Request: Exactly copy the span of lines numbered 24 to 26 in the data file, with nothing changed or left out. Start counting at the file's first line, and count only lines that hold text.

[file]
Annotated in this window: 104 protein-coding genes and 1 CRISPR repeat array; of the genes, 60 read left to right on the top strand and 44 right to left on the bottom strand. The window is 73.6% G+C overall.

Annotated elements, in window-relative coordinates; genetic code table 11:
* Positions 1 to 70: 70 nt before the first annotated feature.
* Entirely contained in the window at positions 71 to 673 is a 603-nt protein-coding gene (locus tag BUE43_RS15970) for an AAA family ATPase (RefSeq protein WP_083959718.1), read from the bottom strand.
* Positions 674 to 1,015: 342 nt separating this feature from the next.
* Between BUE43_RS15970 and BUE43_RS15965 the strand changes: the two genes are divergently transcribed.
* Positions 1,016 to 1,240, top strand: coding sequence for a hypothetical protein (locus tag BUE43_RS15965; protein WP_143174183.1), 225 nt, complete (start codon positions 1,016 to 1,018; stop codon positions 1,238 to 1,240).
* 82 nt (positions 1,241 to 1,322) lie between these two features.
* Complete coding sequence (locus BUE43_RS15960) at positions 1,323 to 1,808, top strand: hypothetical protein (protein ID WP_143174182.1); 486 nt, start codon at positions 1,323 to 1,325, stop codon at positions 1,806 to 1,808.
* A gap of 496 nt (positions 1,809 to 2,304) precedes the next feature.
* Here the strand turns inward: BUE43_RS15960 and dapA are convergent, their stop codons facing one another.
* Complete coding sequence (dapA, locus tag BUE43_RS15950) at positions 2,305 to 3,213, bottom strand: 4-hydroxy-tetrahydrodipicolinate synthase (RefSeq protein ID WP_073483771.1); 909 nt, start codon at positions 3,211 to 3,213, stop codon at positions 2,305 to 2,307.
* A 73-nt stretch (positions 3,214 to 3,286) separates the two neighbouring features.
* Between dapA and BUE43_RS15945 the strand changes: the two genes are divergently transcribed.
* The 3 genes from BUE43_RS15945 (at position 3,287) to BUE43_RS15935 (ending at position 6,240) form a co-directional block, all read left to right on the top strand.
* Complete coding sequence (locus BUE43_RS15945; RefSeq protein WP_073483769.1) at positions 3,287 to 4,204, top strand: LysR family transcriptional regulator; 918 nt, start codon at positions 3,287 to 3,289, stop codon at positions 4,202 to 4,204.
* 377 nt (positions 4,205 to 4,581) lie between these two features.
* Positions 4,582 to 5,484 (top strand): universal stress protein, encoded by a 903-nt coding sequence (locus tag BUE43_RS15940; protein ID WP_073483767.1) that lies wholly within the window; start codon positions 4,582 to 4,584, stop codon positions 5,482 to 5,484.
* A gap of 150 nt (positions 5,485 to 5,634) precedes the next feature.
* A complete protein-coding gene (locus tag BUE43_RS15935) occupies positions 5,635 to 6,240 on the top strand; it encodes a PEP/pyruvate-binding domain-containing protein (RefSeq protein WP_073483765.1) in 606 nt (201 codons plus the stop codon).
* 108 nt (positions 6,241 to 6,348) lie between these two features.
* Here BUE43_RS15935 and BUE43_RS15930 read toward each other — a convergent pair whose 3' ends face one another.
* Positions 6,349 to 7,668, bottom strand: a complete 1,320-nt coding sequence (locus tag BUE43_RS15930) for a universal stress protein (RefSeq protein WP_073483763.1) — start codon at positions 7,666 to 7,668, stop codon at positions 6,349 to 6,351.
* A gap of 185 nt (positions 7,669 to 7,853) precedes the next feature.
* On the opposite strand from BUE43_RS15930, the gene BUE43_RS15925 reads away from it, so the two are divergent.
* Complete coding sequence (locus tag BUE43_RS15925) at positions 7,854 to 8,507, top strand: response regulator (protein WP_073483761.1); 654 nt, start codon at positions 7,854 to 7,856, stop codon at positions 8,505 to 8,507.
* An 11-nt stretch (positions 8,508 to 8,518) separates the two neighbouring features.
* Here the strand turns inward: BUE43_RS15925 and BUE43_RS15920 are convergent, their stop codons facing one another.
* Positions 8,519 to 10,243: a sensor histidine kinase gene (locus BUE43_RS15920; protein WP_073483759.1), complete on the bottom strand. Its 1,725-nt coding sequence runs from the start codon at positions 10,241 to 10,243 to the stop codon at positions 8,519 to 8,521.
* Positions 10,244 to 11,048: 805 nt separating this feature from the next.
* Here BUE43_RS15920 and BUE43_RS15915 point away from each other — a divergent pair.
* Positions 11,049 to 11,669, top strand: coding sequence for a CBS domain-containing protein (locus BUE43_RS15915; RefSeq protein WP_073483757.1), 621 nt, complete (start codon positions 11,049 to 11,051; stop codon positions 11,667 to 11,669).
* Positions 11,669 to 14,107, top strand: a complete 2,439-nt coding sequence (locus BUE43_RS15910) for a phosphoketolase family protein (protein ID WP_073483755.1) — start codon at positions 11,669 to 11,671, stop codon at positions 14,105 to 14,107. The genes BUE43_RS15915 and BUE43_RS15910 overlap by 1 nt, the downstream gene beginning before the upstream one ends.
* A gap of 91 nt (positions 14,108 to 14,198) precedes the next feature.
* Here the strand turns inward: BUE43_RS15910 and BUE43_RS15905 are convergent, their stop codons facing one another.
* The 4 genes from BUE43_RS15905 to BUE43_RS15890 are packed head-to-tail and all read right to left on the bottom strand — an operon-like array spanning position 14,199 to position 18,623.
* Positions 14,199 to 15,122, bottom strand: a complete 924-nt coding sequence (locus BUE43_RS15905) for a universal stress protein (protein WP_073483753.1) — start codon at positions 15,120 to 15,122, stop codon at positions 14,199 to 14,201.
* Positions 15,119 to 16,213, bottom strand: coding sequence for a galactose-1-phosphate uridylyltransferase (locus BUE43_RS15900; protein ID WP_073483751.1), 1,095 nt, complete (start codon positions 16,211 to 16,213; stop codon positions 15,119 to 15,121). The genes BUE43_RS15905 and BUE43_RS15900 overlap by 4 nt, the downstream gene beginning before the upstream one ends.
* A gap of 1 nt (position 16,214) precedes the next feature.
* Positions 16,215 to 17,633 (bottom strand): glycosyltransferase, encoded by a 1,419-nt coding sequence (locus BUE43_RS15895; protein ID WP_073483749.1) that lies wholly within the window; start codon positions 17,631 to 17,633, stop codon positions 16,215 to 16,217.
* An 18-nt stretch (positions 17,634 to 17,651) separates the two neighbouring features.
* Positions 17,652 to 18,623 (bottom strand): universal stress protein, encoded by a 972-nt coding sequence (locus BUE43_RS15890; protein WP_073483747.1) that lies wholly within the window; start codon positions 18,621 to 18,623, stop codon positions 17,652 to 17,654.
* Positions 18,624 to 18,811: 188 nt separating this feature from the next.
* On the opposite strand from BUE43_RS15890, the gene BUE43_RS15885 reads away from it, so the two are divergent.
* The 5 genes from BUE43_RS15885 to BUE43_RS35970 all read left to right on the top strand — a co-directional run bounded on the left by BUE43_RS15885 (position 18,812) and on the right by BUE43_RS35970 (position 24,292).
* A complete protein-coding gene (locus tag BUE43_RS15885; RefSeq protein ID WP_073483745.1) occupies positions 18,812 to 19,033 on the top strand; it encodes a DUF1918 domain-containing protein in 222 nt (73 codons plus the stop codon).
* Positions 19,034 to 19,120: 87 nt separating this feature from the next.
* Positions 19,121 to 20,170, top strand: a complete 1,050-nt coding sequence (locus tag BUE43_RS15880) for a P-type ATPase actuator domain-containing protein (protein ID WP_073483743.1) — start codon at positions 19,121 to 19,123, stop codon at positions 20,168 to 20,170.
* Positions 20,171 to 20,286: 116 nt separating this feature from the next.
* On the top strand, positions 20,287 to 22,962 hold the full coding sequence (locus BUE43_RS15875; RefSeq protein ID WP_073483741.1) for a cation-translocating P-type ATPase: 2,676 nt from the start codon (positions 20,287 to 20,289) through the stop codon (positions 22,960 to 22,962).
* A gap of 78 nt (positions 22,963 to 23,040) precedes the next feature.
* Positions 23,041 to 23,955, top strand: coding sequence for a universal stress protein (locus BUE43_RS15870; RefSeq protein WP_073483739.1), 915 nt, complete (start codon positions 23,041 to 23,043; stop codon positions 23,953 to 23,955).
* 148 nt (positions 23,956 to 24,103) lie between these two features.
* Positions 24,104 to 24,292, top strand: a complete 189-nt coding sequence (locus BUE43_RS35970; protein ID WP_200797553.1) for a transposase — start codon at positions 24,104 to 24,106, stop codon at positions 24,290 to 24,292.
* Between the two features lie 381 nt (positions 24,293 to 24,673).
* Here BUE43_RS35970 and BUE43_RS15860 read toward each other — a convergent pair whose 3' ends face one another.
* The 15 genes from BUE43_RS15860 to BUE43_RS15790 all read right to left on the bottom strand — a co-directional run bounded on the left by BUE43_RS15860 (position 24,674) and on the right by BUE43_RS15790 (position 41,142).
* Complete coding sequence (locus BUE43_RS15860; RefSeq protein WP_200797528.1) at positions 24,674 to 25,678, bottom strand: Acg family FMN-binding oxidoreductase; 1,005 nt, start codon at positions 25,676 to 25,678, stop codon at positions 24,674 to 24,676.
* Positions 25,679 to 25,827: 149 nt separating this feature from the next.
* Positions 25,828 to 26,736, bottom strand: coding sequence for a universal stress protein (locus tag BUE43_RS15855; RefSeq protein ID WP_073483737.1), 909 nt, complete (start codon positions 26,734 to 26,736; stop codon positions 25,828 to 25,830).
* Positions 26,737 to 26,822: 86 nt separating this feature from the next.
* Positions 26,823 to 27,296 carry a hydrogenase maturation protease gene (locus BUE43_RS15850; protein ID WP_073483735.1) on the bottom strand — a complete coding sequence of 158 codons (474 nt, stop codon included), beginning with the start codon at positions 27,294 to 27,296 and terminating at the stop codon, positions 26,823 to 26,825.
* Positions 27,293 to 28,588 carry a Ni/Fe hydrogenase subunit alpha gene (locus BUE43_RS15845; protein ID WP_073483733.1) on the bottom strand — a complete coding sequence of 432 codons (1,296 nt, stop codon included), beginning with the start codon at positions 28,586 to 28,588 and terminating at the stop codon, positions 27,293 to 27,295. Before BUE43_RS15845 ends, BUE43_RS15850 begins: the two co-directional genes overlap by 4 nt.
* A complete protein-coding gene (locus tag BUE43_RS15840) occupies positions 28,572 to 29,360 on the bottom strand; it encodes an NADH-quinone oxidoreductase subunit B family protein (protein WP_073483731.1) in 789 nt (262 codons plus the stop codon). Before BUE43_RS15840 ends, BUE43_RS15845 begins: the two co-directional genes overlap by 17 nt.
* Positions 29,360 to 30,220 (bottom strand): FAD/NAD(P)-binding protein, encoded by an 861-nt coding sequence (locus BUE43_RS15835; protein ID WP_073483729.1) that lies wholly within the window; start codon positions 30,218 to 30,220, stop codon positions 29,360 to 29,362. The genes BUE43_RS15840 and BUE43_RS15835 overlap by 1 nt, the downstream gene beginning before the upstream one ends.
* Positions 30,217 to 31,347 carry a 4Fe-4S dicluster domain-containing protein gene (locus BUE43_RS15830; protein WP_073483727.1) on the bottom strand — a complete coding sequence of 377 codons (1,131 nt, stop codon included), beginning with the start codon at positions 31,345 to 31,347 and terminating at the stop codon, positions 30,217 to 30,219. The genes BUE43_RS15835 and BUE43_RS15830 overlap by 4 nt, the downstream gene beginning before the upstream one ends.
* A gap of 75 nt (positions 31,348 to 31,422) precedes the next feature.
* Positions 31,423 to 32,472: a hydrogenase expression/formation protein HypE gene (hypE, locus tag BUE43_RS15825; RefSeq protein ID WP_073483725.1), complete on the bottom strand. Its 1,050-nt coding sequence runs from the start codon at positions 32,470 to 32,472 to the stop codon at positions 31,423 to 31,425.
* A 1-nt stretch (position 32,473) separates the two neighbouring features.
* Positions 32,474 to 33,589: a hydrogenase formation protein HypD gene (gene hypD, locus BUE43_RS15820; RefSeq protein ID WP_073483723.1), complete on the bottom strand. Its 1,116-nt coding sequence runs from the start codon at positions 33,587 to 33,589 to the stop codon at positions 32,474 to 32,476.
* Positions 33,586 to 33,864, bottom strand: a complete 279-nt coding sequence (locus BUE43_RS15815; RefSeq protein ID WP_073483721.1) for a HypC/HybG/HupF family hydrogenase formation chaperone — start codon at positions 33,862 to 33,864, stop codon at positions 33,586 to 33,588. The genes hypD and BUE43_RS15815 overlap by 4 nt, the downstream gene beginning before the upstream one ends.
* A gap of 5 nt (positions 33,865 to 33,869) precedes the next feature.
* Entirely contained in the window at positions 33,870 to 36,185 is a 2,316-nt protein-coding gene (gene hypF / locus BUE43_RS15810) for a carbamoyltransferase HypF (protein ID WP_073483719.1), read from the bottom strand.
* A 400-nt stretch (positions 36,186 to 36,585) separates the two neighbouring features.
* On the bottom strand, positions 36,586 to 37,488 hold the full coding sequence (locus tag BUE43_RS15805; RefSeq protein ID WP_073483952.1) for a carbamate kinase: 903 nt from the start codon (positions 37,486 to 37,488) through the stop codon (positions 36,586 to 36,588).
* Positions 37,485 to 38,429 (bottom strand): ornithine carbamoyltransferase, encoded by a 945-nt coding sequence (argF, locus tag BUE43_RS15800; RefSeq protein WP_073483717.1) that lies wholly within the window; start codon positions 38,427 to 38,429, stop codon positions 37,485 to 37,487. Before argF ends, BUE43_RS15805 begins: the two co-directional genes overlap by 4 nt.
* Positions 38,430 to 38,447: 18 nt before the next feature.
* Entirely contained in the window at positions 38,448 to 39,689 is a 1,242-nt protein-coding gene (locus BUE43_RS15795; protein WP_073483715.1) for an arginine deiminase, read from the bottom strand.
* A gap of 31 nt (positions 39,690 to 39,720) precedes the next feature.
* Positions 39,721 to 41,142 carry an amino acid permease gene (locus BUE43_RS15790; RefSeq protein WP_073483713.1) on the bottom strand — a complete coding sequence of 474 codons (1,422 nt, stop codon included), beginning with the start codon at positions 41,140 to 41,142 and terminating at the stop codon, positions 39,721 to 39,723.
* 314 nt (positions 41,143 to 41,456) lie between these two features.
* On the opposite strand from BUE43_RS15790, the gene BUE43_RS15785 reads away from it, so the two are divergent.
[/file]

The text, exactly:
* A gap of 185 nt (positions 7,669 to 7,853) precedes the next feature.
* On the opposite strand from BUE43_RS15930, the gene BUE43_RS15925 reads away from it, so the two are divergent.
* Complete coding sequence (locus tag BUE43_RS15925) at positions 7,854 to 8,507, top strand: response regulator (protein WP_073483761.1); 654 nt, start codon at positions 7,854 to 7,856, stop codon at positions 8,505 to 8,507.